Tribe sues to force U.S. Army to hand over remains of 2 children
Another Native American tribe is demanding answers for the deaths of tribal children more than 100 years ago at a federally run boarding school for Indigenous students.
Driving the news: The Winnebago Tribe of Nebraska on Wednesday filed a federal lawsuit against the U.S. Army, seeking the return of the remains of two children who died at the infamous Carlisle Indian Industrial School.
Details: The Army has refused to give the tribe the remains of Samuel Gilbert and Edward Hensley as required by federal law, according to the lawsuit filed in U.S. District Court for the Eastern District of Virginia.
- Gilbert died only 47 days after arriving in 1895 at the Pennsylvania school that Native American children were forced to attend. Hensley died four years later, the lawsuit alleges.
- The pair were part of the more than 180 children who died at Carlisle.
Zoom in: The Winnebago Tribe of Nebraska submitted a repatriation request letter to the Department of Defense in October.
- But the request was denied and the remains of the two boys are still at the Carlisle Cemetery, where the remains of other Indigenous children are seen as "a tourist attraction," the tribe says.
- "Edward's and Samuel's arrivals and deaths, and Carlisle officials' neglect of the boys and their families after their deaths reveal that neither Winnebago nor Samuel's and Edward's families gave consent for the boys to be buried at Carlisle," the tribe says in the lawsuit.
The other side: Army spokesman Bryce S. Dubee says the Army does not comment on pending litigation.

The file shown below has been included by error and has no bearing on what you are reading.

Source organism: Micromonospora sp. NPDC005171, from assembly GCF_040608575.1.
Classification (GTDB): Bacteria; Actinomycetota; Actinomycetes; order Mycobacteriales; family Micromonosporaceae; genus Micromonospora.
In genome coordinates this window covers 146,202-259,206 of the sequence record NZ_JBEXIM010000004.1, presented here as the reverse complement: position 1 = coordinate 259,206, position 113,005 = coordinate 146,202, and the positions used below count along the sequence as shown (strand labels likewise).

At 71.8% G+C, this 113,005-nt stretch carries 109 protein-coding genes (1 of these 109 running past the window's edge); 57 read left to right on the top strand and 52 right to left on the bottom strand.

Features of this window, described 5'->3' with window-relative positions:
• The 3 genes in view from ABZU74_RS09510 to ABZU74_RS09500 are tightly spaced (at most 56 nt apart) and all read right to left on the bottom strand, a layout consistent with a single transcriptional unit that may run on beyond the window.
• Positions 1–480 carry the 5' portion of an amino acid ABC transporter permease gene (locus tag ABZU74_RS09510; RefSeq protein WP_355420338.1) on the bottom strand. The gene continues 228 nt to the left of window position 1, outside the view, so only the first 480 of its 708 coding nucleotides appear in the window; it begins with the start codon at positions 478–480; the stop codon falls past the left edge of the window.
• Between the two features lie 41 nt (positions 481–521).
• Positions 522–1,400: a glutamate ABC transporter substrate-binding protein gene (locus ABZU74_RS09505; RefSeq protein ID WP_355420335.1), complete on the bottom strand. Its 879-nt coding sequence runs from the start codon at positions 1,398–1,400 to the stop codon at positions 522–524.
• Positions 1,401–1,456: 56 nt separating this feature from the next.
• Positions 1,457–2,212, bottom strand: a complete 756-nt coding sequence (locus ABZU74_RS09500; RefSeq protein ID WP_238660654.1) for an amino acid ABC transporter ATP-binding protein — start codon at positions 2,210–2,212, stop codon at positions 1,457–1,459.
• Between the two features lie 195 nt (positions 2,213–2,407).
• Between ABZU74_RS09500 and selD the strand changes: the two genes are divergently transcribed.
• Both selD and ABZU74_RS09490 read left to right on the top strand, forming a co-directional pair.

Context: The Native American Graves Protection and Repatriation Act (NAGPRA) of 1990 allows for human remains to be returned to tribes at their request and seeks to halt the exploitation.
- The tribe says the Army is refusing to follow that law and instead is forcing tribes to honor the Army's policy of requesting human remains of tribal members.
Background: The boarding schools were part of a plan to force Indigenous children to assimilate by forbidding them from using their native languages and names.
- A 2022 Interior Department report says children at 408 federal Indian boarding schools endured sexual and physical abuse, manual labor, and malnourishment between 1819 and 1969 as part of the U.S. campaign to compel their assimilation.
- Initial research shows that hundreds of Indigenous children died throughout the system.
- The remains of nine Indigenous children who died at the Carlisle school were returned to the Rosebud Sioux tribal lands in South Dakota in 2021.
What they're saying: "By bringing its boys home under NAGPRA, Winnebago seeks to heal one of the greatest historical traumas it, and virtually every other Tribal Nation, has suffered," Beth Wright, an attorney for the Native American Rights Fund, said in a statement.
- "The Army at Carlisle has been defying Congress and abusing Tribal Nations in the shadows. Winnebago now brings this misbehavior into the sunlight," Greg Werkheiser, attorney at Cultural Heritage Partners, said.
- Both are working on the case for the tribe.
Of note: According to Winnebago's traditional beliefs, Samuel's and Edward's spirits will remain lost until they are returned home and laid to rest in accordance with Winnebago's customs.